‘The Staircase’ Ending and Fascinating Post-Credits Scene, Explained

"All are punish'd."

The first 12 episodes of Netflix’s true-crime documentary The Staircase all end the same way. After an especially haunting or lingering bit of footage, the end credits — a montage of old photographs of the Peterson family in happier times set to somber string music — begin to roll. The thirteenth and final episode unexpectedly changes this formula, scoring the credits with a different song and ending with an intriguing, thematically loaded post-credits scene.

This post contains “spoilers” for The Staircase.

At the end of The Staircase, Michael Peterson is a free man, having made an Alford plea before the court. He doesn’t admit guilt for the murder of his wife Kathleen Peterson, but it’s technically a guilty plea. Now an old man after serving eight years in prison, he opts not to go through the agony of a second trial and instead lets the plea, and his time previously served, put an end to the saga.

After the credits end, there’s a little more footage. It’s Peterson — exactly when or where is unclear — reading the last line of Romeo and Juliet:

A glooming peace this morning with it brings;
The sun, for sorrow, will not show his head:
Go hence, to have more talk of these sad things;
Some shall be pardon’d, and some punished:
For never was a story of more woe
Than this of Juliet and her Romeo.

“But I think the real line is, ‘all are punish’d,’” Peterson says, the last line of the entire series. He’s referring to a little earlier in the scene, when the same prince who delivers Romeo and Juliet’s final line notes that Capulet and Montague alike have been hurt by the tragic events of the play.

It an interesting juxtaposition when considering the lead-up, which is equally somber. The last scenes before the credits show Peterson, in his home without an upcoming court date looming over his head, putting on a song for the French documentary team that’s been filming his story for a decade. It’s Leonard Cohen’s 1988 track “Everybody Knows,” and Peterson says it’s his favorite song. The camera lingers on Peterson as he wordlessly listens to the music, and then the credits roll as Cohen’s raspy voice replace the usual string music.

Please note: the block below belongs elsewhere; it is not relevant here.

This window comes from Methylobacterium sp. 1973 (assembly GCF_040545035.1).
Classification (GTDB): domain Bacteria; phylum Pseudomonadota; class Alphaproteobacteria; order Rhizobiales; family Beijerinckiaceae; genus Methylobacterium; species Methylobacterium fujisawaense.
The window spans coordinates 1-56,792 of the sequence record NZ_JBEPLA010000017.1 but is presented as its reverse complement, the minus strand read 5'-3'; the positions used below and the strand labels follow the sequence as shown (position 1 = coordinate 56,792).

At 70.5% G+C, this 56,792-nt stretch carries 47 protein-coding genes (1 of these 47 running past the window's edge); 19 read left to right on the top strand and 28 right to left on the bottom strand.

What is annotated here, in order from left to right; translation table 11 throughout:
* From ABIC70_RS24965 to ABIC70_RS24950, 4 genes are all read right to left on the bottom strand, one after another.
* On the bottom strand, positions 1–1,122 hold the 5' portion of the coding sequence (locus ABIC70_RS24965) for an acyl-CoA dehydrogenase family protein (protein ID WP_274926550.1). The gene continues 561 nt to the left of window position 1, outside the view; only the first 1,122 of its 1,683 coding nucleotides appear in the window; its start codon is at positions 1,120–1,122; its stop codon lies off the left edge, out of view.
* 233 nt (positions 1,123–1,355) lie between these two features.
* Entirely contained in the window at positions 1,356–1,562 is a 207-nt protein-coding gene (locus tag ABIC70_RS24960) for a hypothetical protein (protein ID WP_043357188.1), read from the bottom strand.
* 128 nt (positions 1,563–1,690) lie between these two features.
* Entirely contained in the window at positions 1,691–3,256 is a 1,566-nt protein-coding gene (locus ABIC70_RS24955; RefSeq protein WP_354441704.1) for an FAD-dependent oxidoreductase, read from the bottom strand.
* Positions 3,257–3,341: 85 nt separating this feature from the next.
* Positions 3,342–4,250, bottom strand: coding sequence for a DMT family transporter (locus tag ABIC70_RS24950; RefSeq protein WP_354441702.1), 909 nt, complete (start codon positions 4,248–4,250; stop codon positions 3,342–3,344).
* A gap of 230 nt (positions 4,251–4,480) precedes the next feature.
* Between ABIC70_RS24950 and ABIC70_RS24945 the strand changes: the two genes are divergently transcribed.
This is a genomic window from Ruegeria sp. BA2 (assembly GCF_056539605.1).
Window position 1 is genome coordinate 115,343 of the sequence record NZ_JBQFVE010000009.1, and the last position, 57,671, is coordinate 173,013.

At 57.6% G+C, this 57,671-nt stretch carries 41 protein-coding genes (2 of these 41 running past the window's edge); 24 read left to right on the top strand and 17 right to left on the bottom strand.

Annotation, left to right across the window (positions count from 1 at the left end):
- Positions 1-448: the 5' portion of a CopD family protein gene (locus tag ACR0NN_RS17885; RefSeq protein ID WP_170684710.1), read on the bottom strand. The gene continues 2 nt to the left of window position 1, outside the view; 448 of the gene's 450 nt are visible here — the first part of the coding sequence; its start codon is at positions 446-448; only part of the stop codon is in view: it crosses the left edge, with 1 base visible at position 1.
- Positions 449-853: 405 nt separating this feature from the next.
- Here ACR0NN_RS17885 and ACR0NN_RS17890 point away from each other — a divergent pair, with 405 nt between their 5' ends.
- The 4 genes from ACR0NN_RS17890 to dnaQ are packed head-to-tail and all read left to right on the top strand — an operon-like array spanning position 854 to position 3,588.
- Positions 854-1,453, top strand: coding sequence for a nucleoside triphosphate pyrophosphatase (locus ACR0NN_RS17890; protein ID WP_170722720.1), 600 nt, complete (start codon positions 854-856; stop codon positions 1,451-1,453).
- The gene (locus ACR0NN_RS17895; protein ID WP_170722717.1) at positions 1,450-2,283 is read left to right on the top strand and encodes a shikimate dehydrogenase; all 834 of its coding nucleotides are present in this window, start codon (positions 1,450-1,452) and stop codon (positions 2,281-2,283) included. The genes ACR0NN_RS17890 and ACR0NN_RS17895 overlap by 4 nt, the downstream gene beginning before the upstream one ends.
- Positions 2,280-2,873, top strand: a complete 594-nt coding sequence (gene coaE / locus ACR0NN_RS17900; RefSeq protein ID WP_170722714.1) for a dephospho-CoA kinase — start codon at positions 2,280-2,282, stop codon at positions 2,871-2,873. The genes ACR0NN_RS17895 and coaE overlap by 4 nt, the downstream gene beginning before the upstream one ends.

That this is the song Peterson enjoys so much, and that he decided to play it, is extremely meaningful, and it makes sense that director Jean-Xavier de Lestrade would opt to end his series with this moment. Look at the lyrics:

Everybody knows that the dice are loaded
Everybody rolls with their fingers crossed
Everybody knows the war is over
Everybody knows the good guys lost
Everybody knows the fight was fixed
The poor stay poor, the rich get rich
That’s how it goes
Everybody knows

Peterson, who has maintained his innocence since being charged with his wife’s murder, clearly identifies with “Everybody Knows,” a nihilistic story about corruption and the good guys losing in unfair circumstances. If you watched the documentary and believe that Peterson was innocent (or even if you think he was guilty, but the state denied him a fair trial) you can see why Cohen’s song resonates.

If the “Everybody Knows” scene was Peterson finding absolution in art — a song that empathized with his unfair plight — “all are punish’d” is a darker, perhaps more self-aware reading. The scene’s position as the series’ final moment makes it seems as though Peterson is acknowledging the full scope of Kathleen Peterson’s death and the subsequent trial. Everybody involved was punished. Kathleen died, their family was torn apart, the case haunted members of both legal teams for a decade, and Peterson spent years behind bars, his life irrevocably changed.

And, punishment doesn’t come without cause.

The Staircase is now streaming on Netflix.

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